Wednesday 25 April 2018

Eight youths accused of arson and causing €3.5m worth of damage during a stand-off at Oberstown

Oberstown Children's Detention Centre
Oberstown Children's Detention Centre

Tom Tuite

Eight youths are to face trial accused of arson and causing €3.5m worth of damage during a stand-off at the Oberstown detention campus for young offenders.

Seven of the teens, aged 17 and 18, appeared at the Dublin Children’s Court on Monday facing criminal damage, arson and violent disorder charges.

Five of them are from Dublin while the remaining three are from Co Limerick, Co Cork and Co Mayo.

It has been heard that the case is too serious to be heard in the juvenile court.

They are to be tried in the circuit court which has tougher sentencing powers and six of them had their cases adjourned for four weeks weeks to allow time for the Director of Public Prosecution to complete books of evidence.

Several units of the Dublin Fire Brigade were called out to fight a blaze at the detention in north Dublin when trouble broke on August 29 last year.

Gardai were also called out to help respond to the incidents which took place after inmates climbed onto a roof to stage a protest as staff at the centre were engaged in industrial action. The 48-bed facility in Lusk, in north Co Dublin is the State’s main detention centre for young people dealt with through the criminal justice system.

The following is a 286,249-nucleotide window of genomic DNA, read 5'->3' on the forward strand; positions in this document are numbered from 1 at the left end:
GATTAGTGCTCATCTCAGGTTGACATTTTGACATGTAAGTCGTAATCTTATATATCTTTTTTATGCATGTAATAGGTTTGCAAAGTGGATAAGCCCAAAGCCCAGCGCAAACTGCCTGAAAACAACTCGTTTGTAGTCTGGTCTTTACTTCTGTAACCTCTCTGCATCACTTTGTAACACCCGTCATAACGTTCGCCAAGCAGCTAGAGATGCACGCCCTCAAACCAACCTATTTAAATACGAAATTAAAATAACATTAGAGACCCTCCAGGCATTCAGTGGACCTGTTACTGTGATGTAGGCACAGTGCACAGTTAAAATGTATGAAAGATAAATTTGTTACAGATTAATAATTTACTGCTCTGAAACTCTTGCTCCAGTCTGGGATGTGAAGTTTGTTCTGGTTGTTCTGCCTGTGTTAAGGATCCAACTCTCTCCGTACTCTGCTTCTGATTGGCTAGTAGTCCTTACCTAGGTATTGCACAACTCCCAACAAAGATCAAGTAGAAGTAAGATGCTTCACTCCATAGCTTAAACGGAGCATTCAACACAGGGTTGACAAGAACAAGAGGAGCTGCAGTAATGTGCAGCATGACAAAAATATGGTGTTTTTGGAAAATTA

In an outline of allegations given in the case of a 17-year-old defendant, the Children’s Court was told that some of them got out of their units, released the others and they went onto the roof of a building throwing missiles.

A fire was started and €3.5m worth of damage was caused. One of the units at the campus was completely destroyed.

The eighth youth’s case was adjourned in his absence because he could not attend the hearing today having been detained in Castlerea Prison. A body warrant was issued for him to be brought before the court next week.

All of them are on bail on the charges before the court and most were accompanied to court by lawyers and family members. However, most of them remain in custody in connection with other charges.

They have not yet indicated how they will plead to the charges.

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